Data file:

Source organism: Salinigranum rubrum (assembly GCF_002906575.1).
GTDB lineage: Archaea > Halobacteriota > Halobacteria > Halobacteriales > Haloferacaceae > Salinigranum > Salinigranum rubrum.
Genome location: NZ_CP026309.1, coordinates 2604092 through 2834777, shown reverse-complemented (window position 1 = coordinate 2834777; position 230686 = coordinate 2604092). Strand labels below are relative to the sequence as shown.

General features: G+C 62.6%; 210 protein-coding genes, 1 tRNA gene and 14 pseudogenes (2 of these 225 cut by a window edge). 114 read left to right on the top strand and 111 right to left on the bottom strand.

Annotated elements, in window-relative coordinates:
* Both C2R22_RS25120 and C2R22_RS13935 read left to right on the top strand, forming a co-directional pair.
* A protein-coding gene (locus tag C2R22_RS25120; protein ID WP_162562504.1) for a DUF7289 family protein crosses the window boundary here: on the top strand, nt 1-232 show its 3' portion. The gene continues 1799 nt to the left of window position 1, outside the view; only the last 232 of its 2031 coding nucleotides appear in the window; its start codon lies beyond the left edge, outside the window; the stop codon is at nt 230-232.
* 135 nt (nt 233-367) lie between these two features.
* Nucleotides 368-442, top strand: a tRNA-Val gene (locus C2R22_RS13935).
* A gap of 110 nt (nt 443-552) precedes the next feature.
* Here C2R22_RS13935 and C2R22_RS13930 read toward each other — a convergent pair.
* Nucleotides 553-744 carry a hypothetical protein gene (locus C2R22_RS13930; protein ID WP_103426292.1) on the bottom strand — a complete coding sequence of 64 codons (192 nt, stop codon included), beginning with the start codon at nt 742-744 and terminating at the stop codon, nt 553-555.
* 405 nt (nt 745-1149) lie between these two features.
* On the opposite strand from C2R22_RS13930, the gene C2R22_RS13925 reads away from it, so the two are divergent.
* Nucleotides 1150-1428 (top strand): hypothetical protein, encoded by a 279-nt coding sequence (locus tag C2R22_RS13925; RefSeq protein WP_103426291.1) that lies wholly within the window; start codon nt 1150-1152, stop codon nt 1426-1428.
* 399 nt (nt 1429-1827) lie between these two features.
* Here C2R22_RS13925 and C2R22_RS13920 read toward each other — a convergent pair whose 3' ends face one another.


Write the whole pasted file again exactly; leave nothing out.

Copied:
Source organism: Salinigranum rubrum (assembly GCF_002906575.1).
GTDB lineage: Archaea > Halobacteriota > Halobacteria > Halobacteriales > Haloferacaceae > Salinigranum > Salinigranum rubrum.
Genome location: NZ_CP026309.1, coordinates 2604092 through 2834777, shown reverse-complemented (window position 1 = coordinate 2834777; position 230686 = coordinate 2604092). Strand labels below are relative to the sequence as shown.

General features: G+C 62.6%; 210 protein-coding genes, 1 tRNA gene and 14 pseudogenes (2 of these 225 cut by a window edge). 114 read left to right on the top strand and 111 right to left on the bottom strand.

Annotated elements, in window-relative coordinates:
* Both C2R22_RS25120 and C2R22_RS13935 read left to right on the top strand, forming a co-directional pair.
* A protein-coding gene (locus tag C2R22_RS25120; protein ID WP_162562504.1) for a DUF7289 family protein crosses the window boundary here: on the top strand, nt 1-232 show its 3' portion. The gene continues 1799 nt to the left of window position 1, outside the view; only the last 232 of its 2031 coding nucleotides appear in the window; its start codon lies beyond the left edge, outside the window; the stop codon is at nt 230-232.
* 135 nt (nt 233-367) lie between these two features.
* Nucleotides 368-442, top strand: a tRNA-Val gene (locus C2R22_RS13935).
* A gap of 110 nt (nt 443-552) precedes the next feature.
* Here C2R22_RS13935 and C2R22_RS13930 read toward each other — a convergent pair.
* Nucleotides 553-744 carry a hypothetical protein gene (locus C2R22_RS13930; protein ID WP_103426292.1) on the bottom strand — a complete coding sequence of 64 codons (192 nt, stop codon included), beginning with the start codon at nt 742-744 and terminating at the stop codon, nt 553-555.
* 405 nt (nt 745-1149) lie between these two features.
* On the opposite strand from C2R22_RS13930, the gene C2R22_RS13925 reads away from it, so the two are divergent.
* Nucleotides 1150-1428 (top strand): hypothetical protein, encoded by a 279-nt coding sequence (locus tag C2R22_RS13925; RefSeq protein WP_103426291.1) that lies wholly within the window; start codon nt 1150-1152, stop codon nt 1426-1428.
* 399 nt (nt 1429-1827) lie between these two features.
* Here C2R22_RS13925 and C2R22_RS13920 read toward each other — a convergent pair whose 3' ends face one another.